The derring-do of a man in India whose motto in life has been -"There are no ifs and buts. It has to be done" - saw him painstakingly invent a machine that brought in a world of value addition in the form of fuss-free embroidery: Rajkumar Lakshman, the Founder-Managing Director of Nantex Machineries Pvt Ltd, tells Richa Bansal how he came to turn adversity on its head, and what mistakes others should not commit should they venture on the same path.
When he was a child, he did not know from where he would get his first and only meal of the day. He lost his father at the tender age of seven. The struggles continued and after almost 18 years of working as a CAD designer he gave in to a daring thought gnawing his mind - design a machine that could control the fabric both in reverse and forward while doing the embroidery and with the same tension. He approached some Swiss companies. But there was no response. China told him that what he had in mind just could not be done. The thought had now become a fevered brow and he decided to dig into his savings of a little less than two decades.
When he ran out of money in the midst of the project, he borrowed from private financiers. An impressed former employer pitched in when he saw what was being designed and somehow a demo was scratched up. But all this was not enough, and nor was it enough when Rajkumar Lakshman finally mortgaged the only roof over his head. Nothing deterred him, and he continued to work on it bit by bit and it was another four-and-a-half years before he could make the complete commercial fully automated machine - the world's first vertical embroidery machine.
This fully automated computerised electronic embroidery machine can attain speed up to 400 rpm, occupies very less space and requires minimal manpower. But the most unique and beneficial aspect of this invention is that while current technology allows embroidery to be done width-wise, this machine has been devised to do it along the length of the fabric.
Although the machine has since gone into commercial production, giving a turnover of ₹3 crore, Lakshman is still looking for investors. "Embroidering a knitted or mesh fabric was a nightmare. But in our machine this can be done easily and with the look that is required. Furthermore, this machine is capable of giving some value addition in knitted fabrics.
It is so versatile, it can embroider any type of fabric, be it garment, lace, home furnishing, curtains, carpet etc. We have received enquiries from India. My video on Youtube has given me customers from Indonesia, Pakistan, Bangladesh, Turkey, Argentina and Brazil."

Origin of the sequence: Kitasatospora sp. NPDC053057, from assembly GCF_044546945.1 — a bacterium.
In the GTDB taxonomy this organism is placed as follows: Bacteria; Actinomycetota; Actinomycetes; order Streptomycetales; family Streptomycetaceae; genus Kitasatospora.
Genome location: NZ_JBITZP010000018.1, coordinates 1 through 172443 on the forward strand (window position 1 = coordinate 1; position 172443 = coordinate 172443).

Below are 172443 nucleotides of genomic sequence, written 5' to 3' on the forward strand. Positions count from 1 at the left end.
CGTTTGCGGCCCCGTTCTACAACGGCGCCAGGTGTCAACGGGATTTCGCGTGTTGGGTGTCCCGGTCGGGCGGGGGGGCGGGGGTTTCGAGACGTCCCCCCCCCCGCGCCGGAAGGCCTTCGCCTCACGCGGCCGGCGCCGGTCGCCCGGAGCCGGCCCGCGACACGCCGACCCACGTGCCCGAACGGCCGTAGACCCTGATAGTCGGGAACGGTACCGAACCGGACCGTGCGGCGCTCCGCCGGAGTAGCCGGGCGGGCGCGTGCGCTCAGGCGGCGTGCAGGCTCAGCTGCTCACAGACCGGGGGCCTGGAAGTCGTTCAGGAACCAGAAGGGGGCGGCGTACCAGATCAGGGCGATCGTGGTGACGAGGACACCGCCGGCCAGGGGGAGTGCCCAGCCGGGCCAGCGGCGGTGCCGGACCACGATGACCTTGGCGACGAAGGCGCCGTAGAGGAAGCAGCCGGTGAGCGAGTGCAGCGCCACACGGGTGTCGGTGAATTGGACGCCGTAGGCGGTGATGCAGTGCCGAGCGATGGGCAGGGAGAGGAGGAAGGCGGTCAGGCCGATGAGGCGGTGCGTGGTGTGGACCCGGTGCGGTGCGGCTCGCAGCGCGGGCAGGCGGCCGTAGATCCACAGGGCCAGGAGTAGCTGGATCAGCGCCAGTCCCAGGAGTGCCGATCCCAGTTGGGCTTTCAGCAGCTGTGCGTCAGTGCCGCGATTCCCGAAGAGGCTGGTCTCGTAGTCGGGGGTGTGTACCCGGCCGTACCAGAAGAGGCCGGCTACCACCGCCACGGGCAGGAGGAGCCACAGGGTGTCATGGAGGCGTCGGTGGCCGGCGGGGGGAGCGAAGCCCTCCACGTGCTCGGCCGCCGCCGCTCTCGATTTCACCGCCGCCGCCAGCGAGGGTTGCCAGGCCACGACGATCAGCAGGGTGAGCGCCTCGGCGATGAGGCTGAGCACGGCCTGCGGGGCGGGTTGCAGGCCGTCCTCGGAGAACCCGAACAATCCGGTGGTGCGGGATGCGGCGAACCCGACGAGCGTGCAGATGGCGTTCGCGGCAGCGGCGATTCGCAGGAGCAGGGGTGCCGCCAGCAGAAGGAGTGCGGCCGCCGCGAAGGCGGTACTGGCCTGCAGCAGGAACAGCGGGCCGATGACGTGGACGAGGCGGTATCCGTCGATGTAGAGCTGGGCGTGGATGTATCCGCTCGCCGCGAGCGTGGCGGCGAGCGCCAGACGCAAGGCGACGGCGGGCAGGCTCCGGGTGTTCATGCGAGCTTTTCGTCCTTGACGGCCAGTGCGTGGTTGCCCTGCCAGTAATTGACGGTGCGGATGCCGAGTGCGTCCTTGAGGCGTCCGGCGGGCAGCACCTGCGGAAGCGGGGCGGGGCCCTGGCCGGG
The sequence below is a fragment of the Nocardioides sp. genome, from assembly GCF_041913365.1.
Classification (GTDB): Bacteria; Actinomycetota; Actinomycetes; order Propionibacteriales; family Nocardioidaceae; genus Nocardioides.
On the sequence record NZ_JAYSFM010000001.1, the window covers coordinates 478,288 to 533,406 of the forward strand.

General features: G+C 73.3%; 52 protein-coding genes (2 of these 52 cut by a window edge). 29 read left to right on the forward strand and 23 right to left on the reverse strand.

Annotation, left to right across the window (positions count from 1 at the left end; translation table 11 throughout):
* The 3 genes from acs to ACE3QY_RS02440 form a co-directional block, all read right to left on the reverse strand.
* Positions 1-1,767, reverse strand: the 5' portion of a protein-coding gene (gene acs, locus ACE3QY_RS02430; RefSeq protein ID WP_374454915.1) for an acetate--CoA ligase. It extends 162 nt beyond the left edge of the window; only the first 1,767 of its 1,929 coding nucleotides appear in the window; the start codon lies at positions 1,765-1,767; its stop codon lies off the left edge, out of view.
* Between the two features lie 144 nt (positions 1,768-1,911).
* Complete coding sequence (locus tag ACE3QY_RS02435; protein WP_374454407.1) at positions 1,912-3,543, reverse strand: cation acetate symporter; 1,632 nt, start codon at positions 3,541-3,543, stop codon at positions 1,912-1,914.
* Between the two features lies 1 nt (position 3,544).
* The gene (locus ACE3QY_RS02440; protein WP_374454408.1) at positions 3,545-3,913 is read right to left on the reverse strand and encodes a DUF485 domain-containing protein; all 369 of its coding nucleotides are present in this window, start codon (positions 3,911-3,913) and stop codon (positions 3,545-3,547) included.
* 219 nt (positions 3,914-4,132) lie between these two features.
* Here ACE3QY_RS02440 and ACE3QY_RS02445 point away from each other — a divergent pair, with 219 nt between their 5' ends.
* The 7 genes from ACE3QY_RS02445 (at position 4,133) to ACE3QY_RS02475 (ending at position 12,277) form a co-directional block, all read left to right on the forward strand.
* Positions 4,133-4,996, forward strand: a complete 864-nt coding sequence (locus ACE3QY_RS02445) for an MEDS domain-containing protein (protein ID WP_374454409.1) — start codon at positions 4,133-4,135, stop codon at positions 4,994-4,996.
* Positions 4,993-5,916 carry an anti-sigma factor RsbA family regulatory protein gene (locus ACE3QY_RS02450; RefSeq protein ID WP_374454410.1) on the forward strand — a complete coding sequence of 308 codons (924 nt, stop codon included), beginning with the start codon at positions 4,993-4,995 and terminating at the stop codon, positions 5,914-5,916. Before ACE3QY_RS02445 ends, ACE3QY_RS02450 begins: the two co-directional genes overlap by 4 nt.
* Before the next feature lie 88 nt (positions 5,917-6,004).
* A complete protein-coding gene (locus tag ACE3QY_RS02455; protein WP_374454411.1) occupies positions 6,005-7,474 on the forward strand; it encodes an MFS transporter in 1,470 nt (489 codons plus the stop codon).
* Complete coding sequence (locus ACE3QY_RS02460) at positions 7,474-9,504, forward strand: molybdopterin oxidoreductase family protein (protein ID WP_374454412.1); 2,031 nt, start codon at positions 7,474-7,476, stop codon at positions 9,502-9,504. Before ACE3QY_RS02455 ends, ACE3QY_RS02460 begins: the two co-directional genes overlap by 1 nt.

- Believe in yourself
- Clear vision (you should know your goalpost)
- Be prepared to work hard, very hard
- Positive attitude
- Trust in God
In retrospect, what are the five things you should not have done?
- I should have borrowed money in one shot. But I did not have any resource. I don't think anyone should take the kind of risk I did without finance.
- The other mistake was that once I started commercial production, I began selling the machines. The ideal way to go about it would have been to first use it and then explain to the market so that all had a better understanding of the potential of the machine.
- I should have looked for complete funding of the project.
- I should have done some R&D for some small components or a small machine instead of embarking on so humungous a project - it was almost like inventing a wheel!
- I should have had a proper marketing and administration team. But obviously this was not possible due to the acute financial crunch.
Founded in 2009, Lakshman's Nantex Machineries now has its own R&D team that is continuously working to develop software to meet the demands of the textile market.
According to Lakshman, the global market for machinery for embroidery is around $200 million with China alone claiming 60 per cent of the market share. The other countries in this field include Japan, Korea, and Switzerland. "There is no manufacturer in India for embroidery machines, and our target is to claim major market share using the latest technologies and making user-friendly machines."
What are the latest innovations that have come in the machinery for embroidery?
The existing manufacturers are concentrating only on increasing the speed of the machine to enhance production with some value additions like embroidery with additional attachments in the form of sequins, dori and stones.
Which are the countries where demand is the most for embroidery machines? Which are the newer emerging markets?
Major consumers are India and China. The new emerging markets are Thailand, Turkey, Brazil, Central Africa among several others.
What new has Nantex Machineries come up with since the Vertical Embroidery Machine?
We are working on free-hand creativity. Till today there is no machine that runs vertically in the embroidery industry, except for quilting. Existing traditional machines embroider in the wrong direction i.e. against the grain line of the fabric which restricts the design to geometric patterns. Besides, it is done in tight framing which stretches the fabric. It is only after the embroidery that garments are turned along the grain line, and it is while rotating the fabric that the flow goes wrong.
The embroidery on a Nantex machine needles along the grain line and therefore without any restrictions in terms of design or even the type of fabric, which could even be a knit. We are now working on different versions of this same machine to cater to different demands of the textile industry.